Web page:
Another Coronavirus Update

Another update has been released addressing how possession actions can be handled during the current moratorium on possession claims with an amendment to Practice Direction 51Z:

https://www.justice.gov.uk/courts/procedure-rules/civil/rules/part51/practice-direction-51z-stay-of-possession-proceedings,-coronavirus

There are two key elements of these amendments:

• The first of these relates to case directions agreed between the parties involved in ongoing litigation. The court will allow for applications made by consent relating to ongoing directions. This may be something worth considering if you are involved with and you are heading towards for example a case management conference (when both sides, the lawyers and the judge meet to talk about how the case should progress leading towards trial). Once the moratorium has finished there will be an influx of cases all needing to be handled at the same time. Given the delays often experienced before the current moratorium, the potential delays afterwards do not bear thinking about. If anything can be done to agree some of the details with ongoing litigation, it makes sense to at least explore this as an option rather than waiting for the court to assist at a later date.

• The second addresses notices that had previously been served. As any regular readers of this blog will remember, the notice period for service of new section 8 and section 21 notices has increased to 3 months. However, this leaves the question of notices that had been served before these changes. As long as the notices were served correctly at the time, they should remain valid now, however you would be limited in relying on the notice should the tenant not have vacated. The initial 3 month suspension of claims (which may still be extended at a later date) could have however, inadvertently invalidated any such notice. The issue being that the Deregulation Act gives section 21 notices a 6 month shelf life. This means if a claim to court is not submitted within 6 months of issue of the notice, the landlord would no longer be entitled to rely on that notice. The 3 months where no new claim can be made would catch a number of these notices and mean that the 6 month deadline may be missed.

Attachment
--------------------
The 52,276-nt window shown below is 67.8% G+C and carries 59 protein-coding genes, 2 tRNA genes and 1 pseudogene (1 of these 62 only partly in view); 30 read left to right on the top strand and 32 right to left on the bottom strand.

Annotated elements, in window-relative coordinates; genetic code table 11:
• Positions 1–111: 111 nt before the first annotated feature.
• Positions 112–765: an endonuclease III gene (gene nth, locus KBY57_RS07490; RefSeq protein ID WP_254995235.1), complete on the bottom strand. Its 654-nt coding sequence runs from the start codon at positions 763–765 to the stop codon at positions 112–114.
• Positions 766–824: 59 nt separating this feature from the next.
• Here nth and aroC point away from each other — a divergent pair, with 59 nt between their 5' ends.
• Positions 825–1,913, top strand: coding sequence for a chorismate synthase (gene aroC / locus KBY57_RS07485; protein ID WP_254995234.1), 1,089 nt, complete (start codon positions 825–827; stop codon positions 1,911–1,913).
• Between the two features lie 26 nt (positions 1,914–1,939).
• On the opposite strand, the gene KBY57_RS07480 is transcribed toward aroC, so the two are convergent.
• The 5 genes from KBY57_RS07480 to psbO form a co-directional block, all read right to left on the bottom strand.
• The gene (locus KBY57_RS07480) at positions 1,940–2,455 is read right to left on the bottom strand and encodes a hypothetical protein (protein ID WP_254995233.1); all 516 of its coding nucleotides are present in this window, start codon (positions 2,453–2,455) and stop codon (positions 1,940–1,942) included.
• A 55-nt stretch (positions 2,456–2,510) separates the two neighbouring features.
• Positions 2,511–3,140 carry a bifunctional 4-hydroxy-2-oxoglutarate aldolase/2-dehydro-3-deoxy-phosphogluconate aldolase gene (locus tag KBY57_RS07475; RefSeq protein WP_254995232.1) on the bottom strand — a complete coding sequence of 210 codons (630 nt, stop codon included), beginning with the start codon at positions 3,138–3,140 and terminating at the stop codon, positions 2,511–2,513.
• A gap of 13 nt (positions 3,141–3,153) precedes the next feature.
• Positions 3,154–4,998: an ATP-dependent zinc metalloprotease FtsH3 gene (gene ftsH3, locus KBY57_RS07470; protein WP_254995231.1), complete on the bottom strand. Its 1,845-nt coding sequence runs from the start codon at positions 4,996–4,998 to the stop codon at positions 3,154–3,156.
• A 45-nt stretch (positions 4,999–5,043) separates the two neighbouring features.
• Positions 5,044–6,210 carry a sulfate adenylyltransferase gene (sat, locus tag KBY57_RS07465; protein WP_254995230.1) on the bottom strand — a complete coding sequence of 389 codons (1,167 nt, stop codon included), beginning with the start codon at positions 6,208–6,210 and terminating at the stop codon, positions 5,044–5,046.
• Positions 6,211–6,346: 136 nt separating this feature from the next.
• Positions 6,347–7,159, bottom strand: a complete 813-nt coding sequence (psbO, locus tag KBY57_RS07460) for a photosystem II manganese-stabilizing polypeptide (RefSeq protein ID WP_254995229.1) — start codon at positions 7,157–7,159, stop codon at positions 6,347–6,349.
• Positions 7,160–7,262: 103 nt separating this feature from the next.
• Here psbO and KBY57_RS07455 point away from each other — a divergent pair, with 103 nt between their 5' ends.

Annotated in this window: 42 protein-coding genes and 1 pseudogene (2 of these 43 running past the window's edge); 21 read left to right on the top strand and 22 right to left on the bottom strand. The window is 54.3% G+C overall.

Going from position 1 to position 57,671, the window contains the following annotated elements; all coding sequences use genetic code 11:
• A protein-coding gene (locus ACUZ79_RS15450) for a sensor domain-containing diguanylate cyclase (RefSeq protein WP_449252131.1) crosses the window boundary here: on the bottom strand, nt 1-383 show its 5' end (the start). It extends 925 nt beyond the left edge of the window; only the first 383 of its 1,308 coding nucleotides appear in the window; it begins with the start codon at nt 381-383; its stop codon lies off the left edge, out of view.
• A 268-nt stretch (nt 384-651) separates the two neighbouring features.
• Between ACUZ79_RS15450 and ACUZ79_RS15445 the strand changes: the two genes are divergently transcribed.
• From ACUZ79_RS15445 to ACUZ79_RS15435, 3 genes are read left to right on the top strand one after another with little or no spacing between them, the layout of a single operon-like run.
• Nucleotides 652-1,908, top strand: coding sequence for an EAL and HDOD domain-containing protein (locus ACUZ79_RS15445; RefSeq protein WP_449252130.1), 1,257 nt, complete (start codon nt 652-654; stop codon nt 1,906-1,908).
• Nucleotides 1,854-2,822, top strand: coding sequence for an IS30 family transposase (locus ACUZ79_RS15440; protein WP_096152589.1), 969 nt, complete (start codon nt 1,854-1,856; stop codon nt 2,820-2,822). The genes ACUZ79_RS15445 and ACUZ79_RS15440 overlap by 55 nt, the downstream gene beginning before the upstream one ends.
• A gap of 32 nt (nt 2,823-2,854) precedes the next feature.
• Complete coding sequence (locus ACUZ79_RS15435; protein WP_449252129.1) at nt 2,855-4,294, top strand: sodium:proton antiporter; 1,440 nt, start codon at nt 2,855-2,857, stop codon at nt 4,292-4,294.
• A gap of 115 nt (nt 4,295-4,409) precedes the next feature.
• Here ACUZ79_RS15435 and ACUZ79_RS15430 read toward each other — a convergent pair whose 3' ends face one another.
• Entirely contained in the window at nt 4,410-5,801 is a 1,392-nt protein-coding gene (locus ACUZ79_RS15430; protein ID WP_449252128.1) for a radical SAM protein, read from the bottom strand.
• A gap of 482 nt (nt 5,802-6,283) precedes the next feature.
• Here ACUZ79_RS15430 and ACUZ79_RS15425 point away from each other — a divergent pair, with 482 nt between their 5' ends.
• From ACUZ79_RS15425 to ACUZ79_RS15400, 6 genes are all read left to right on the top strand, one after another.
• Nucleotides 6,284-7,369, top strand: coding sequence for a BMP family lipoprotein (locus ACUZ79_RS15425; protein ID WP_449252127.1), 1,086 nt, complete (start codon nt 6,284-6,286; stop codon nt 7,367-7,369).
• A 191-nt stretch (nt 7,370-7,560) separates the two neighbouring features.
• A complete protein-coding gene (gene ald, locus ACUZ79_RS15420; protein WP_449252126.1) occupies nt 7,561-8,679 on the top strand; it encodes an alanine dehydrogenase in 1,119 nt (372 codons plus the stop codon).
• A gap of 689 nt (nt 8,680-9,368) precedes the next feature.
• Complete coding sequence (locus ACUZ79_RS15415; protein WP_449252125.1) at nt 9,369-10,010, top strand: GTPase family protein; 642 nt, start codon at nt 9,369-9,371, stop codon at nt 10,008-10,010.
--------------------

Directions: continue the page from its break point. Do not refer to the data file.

With this in mind, the updated practice directions now confirms that the stay does not prohibit new claims being made and so new claims can be submitted to court for example to protect the validity of any notice that is about to fall foul 6 month restriction above where you know that court action will be required. The claim should be processed by the court but no further action will be taken until the stay ends. It is worth noting that once the claims are processed, the claim is live and so if later the tenant vacates or agreement reached with the tenant and so court proceedings are actually not required, the costs will have already been incurred and are not recoverable.

In our view, this should only really be used as a last resort though. By issuing a claim now, in addition to the costs being incurred before knowing how and when any action will be taken or even if it would be needed at that later date, there is also the distinct possibility that paperwork could be lost by the court particularly given the skeleton staff they are operating with in dealing with any such application and the processing of the claims.

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